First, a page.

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Valedictorians

CALIFORNIA | LOCAL
June 9, 1990 | TONY MARCANO, TIMES STAFF WRITER
Christina Hong, a senior at Mission Viejo High School, has a secret--not only is she the smartest student at her school, she's also the top graduate in Orange County. Try not to spread it around. "I don't like to be known as the smartest person in school," said Hong, 18, who amassed a county-high 4.94 grade-point average and will enroll at Stanford University this fall. "I don't like that label."
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June 18, 1996 | LUCILLE RENWICK, TIMES STAFF WRITER
When Cleveland High School's college counselor gives the cue for the valedictorian during the Reseda school's graduation Thursday, Galit Sarfaty--a reserved girl with a 4.46 GPA--proudly will rise to her feet. So will TramAnh Nettie LeDuc, Bree Blumstein, Eva Friedberg, Joshua Dimon, Michelle Looren, Davinder Mann and Bruce Pao, to name a few. In fact, 27 Cleveland High seniors are being honored this year as valedictorians.
CALIFORNIA | LOCAL
June 24, 1994 | MARK SABBATINI, TIMES STAFF WRITER
It was the speech no one was supposed to hear. Now tens of thousands have heard it. Brad Bjelke, 18, graduated at the top of his Saugus High School class with a grade-point average of 4.44 (he got extra points for taking honors classes). But Brad never got to deliver a valedictory speech. School officials eliminated the honor this school year because, according to the principal, "it was a tradition that we didn't think had enough positives."
CALIFORNIA | LOCAL
March 27, 1992 | ASHLEY DUNN, TIMES STAFF WRITER
Eight years after fleeing El Salvador and entering the United States as an illegal immigrant, Miguel Perez won a piece of the American dream on Thursday. "I'm really happy this day has finally arrived," the 23-year-old said to a crowd of reporters gathered at the Federal Building in Los Angeles to record his new status as a legal resident. "I'm glad that I made it and I could keep my promise to my mother."
CALIFORNIA | LOCAL
June 13, 2001 | JOE MATHEWS, TIMES STAFF WRITER
Late Thursday afternoon, 17-year-old Ana Olazava, first in her class at Compton's Dominguez High School, will stand on the weathered athletic field and deliver her valedictory speech. It will be short and pleasant, betraying none of her frustrations with high school. Parents will nod and teachers will smile. Hers is the irresistible story of the inner-city valedictorian, the immigrants' daughter whose success seems to redeem the promise of tough schools in tough places like Compton.
CALIFORNIA | LOCAL
June 25, 2009 | Seema Mehta
Aurora Ponce is senior class president, boasts a near-perfect A average and is UC-bound with plans to study engineering. But according to the 18-year-old and her supporters, officials at the Accelerated School, a collection of South Los Angeles charter schools, have barred Ponce from making her valedictory speech at Saturday's graduation as punishment for participating in a student sit-in to protest increased class sizes and the elimination of college prep classes.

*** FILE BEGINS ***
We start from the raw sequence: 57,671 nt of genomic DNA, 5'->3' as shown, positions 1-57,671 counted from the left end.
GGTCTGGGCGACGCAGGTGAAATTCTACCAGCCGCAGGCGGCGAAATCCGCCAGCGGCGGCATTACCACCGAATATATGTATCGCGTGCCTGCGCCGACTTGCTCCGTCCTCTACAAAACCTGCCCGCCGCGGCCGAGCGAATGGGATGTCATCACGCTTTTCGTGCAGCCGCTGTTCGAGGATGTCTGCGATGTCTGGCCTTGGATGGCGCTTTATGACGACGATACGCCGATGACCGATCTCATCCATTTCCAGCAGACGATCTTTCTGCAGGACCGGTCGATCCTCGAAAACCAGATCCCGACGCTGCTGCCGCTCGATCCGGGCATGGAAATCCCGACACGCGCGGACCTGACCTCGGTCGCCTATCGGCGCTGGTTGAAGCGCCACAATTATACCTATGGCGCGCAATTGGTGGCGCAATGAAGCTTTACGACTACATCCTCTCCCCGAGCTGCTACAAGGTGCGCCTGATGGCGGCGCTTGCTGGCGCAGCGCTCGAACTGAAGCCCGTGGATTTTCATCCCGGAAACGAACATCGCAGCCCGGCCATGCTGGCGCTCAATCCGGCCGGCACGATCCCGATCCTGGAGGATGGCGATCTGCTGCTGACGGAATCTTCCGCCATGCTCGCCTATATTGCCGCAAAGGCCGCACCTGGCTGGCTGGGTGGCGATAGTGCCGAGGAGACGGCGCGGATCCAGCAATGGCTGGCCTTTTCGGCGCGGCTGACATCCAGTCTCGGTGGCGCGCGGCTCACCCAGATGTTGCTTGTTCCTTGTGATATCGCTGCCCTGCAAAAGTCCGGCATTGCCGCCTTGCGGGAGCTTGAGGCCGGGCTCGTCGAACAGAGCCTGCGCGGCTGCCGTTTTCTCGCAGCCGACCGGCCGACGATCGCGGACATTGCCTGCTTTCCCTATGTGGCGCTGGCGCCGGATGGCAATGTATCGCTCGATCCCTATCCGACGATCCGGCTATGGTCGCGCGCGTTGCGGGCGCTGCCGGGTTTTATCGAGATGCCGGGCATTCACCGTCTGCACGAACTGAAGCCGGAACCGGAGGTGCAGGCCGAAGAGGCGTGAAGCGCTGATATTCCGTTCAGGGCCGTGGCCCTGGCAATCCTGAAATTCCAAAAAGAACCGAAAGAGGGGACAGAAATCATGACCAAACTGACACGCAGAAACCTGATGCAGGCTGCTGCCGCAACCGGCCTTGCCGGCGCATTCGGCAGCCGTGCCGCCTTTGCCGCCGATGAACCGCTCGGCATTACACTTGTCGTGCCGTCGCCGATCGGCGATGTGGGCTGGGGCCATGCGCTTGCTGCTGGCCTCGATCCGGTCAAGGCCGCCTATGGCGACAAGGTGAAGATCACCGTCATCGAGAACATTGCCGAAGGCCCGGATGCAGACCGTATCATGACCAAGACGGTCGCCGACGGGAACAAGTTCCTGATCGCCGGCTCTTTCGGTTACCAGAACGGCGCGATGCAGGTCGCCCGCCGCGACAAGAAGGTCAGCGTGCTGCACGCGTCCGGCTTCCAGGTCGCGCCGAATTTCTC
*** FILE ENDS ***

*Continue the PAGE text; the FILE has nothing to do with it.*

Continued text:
CALIFORNIA | LOCAL
June 28, 1998
I cannot express my disappointment strongly enough that students from Vasquez High School were not included in your list of "best and brightest" high school graduates honored as valedictorians in the San Fernando, Santa Clarita and Antelope valleys ("Valley Valedictorians," June 14). Vasquez High School is the smallest public high school in Los Angeles County. We are unique because of the size and location. Acton and Agua Dulce are rural communities. Our students travel long distances to attend Vasquez.
CALIFORNIA | LOCAL
June 18, 1995 | PHUONG NGUYEN, TIMES STAFF WRITER
Jennifer Luu always thought it would be "pretty cool" to deliver a speech during high school graduation, but the 18-year-old honor student assumed it was a token of esteem reserved only for the class valedictorian. But she didn't know that Westminster High School and many other schools in Orange County had eliminated traditional addresses by valedictorians and replaced them with speeches that were chosen in student contests.
CALIFORNIA | LOCAL
June 10, 1991 | LILY ENG, TIMES STAFF WRITER
Stereotypes make Trabuco Hills High School senior Kelly Perez bristle. With blond hair and bright green eyes, Kelly says people consistently label her a "dumb blonde." Perez, 17, is anything but that. With a grade-point average 4.73, a letter in varsity soccer and a part-time job at an advertising agency, she doesn't have to prove that she's got an ample brain beneath her blond tresses. "It's nice to surprise people who judge others by stereotypes," Perez said. "I work hard in everything I do.
CALIFORNIA | LOCAL
May 25, 1995 | ALICIA DI RADO, TIMES STAFF WRITER
She's preparing to be a lawyer and her grades have landed her on the dean's list at Cal State Fullerton. She works 20 hours a week and spends time volunteering with youths near her South-Central Los Angeles home. And while she studies for the six courses she is taking, she watches her 2-year-old son, Arthur, whom she supports only with the help of her mother.
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